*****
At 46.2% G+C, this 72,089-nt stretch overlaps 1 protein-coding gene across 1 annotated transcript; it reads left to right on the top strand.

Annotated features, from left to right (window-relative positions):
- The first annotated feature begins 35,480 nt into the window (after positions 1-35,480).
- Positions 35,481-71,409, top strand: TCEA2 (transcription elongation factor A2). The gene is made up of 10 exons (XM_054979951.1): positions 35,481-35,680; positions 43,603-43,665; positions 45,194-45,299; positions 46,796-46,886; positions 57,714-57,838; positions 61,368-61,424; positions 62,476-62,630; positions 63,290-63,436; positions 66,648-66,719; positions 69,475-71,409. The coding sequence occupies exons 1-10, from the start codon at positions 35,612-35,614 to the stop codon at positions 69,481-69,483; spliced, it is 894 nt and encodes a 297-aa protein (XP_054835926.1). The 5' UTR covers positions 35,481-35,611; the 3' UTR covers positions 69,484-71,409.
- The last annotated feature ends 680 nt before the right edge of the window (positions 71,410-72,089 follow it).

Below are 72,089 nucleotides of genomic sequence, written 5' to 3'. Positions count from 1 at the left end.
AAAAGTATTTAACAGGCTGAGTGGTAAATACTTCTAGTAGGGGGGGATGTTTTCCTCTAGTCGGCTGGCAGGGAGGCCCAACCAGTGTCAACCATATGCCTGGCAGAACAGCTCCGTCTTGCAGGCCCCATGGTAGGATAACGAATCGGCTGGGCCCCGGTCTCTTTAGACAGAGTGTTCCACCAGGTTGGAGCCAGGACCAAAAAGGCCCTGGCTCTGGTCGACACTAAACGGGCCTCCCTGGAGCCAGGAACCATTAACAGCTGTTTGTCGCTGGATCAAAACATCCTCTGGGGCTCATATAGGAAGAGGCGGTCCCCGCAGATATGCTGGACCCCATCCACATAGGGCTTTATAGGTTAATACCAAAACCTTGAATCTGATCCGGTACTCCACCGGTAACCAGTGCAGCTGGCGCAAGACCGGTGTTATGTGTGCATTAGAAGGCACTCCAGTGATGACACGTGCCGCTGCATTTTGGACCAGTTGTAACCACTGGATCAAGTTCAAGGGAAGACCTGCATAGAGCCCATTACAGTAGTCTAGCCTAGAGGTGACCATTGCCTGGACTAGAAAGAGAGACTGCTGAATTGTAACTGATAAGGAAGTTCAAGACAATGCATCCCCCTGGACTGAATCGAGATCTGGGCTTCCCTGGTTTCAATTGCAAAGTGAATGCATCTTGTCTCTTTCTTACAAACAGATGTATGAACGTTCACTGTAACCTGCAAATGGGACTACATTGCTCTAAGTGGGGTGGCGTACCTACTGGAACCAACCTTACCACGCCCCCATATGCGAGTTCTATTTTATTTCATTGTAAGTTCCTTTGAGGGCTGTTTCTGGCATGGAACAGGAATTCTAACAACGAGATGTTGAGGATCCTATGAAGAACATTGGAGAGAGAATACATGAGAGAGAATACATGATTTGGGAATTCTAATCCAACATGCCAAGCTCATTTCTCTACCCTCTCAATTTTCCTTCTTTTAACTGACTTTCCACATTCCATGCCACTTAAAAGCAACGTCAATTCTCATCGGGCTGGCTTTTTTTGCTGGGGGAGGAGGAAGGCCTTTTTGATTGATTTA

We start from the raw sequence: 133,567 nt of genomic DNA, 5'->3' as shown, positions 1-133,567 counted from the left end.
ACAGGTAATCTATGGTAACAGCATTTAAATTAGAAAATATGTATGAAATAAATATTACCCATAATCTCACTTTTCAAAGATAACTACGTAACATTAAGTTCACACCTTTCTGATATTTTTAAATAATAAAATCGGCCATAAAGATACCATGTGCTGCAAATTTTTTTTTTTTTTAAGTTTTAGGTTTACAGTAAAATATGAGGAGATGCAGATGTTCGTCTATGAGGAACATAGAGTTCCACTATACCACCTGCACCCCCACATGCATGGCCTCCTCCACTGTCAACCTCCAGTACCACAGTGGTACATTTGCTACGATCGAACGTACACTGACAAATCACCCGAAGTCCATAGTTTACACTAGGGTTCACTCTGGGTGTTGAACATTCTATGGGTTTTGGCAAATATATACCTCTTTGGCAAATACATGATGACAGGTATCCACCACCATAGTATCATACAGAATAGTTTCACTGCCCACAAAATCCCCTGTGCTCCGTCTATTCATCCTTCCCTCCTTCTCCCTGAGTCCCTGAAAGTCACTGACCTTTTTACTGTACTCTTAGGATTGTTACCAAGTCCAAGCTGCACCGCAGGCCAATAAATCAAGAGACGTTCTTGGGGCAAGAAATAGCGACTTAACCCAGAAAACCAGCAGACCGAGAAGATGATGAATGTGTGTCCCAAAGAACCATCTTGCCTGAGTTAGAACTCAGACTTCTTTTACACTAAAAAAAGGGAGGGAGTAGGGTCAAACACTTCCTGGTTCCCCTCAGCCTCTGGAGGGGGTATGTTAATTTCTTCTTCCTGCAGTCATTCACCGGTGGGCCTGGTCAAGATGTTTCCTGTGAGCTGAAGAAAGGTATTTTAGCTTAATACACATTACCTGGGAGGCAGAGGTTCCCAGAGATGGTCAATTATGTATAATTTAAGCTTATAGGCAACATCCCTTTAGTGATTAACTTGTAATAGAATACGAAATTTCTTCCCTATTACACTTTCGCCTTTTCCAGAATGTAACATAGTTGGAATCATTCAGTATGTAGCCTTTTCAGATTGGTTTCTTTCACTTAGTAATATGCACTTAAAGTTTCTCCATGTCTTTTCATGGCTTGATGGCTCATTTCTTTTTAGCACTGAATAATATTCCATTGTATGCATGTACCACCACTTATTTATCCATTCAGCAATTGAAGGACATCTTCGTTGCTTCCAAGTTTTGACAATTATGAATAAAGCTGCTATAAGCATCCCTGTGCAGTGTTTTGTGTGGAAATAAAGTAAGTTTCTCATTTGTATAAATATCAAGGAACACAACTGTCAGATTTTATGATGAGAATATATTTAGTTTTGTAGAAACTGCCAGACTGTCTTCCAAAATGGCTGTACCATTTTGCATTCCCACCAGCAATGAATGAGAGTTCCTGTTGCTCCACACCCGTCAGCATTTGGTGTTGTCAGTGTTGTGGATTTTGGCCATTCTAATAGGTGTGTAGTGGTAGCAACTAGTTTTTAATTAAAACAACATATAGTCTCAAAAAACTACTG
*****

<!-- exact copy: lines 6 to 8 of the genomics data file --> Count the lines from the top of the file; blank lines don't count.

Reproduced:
Below are 72,089 nucleotides of genomic sequence, written 5' to 3'. Positions count from 1 at the left end.
AAAAGTATTTAACAGGCTGAGTGGTAAATACTTCTAGTAGGGGGGGATGTTTTCCTCTAGTCGGCTGGCAGGGAGGCCCAACCAGTGTCAACCATATGCCTGGCAGAACAGCTCCGTCTTGCAGGCCCCATGGTAGGATAACGAATCGGCTGGGCCCCGGTCTCTTTAGACAGAGTGTTCCACCAGGTTGGAGCCAGGACCAAAAAGGCCCTGGCTCTGGTCGACACTAAACGGGCCTCCCTGGAGCCAGGAACCATTAACAGCTGTTTGTCGCTGGATCAAAACATCCTCTGGGGCTCATATAGGAAGAGGCGGTCCCCGCAGATATGCTGGACCCCATCCACATAGGGCTTTATAGGTTAATACCAAAACCTTGAATCTGATCCGGTACTCCACCGGTAACCAGTGCAGCTGGCGCAAGACCGGTGTTATGTGTGCATTAGAAGGCACTCCAGTGATGACACGTGCCGCTGCATTTTGGACCAGTTGTAACCACTGGATCAAGTTCAAGGGAAGACCTGCATAGAGCCCATTACAGTAGTCTAGCCTAGAGGTGACCATTGCCTGGACTAGAAAGAGAGACTGCTGAATTGTAACTGATAAGGAAGTTCAAGACAATGCATCCCCCTGGACTGAATCGAGATCTGGGCTTCCCTGGTTTCAATTGCAAAGTGAATGCATCTTGTCTCTTTCTTACAAACAGATGTATGAACGTTCACTGTAACCTGCAAATGGGACTACATTGCTCTAAGTGGGGTGGCGTACCTACTGGAACCAACCTTACCACGCCCCCATATGCGAGTTCTATTTTATTTCATTGTAAGTTCCTTTGAGGGCTGTTTCTGGCATGGAACAGGAATTCTAACAACGAGATGTTGAGGATCCTATGAAGAACATTGGAGAGAGAATACATGAGAGAGAATACATGATTTGGGAATTCTAATCCAACATGCCAAGCTCATTTCTCTACCCTCTCAATTTTCCTTCTTTTAACTGACTTTCCACATTCCATGCCACTTAAAAGCAACGTCAATTCTCATCGGGCTGGCTTTTTTTGCTGGGGGAGGAGGAAGGCCTTTTTGATTGATTTA

We start from the raw sequence: 133,567 nt of genomic DNA, 5'->3' as shown, positions 1-133,567 counted from the left end.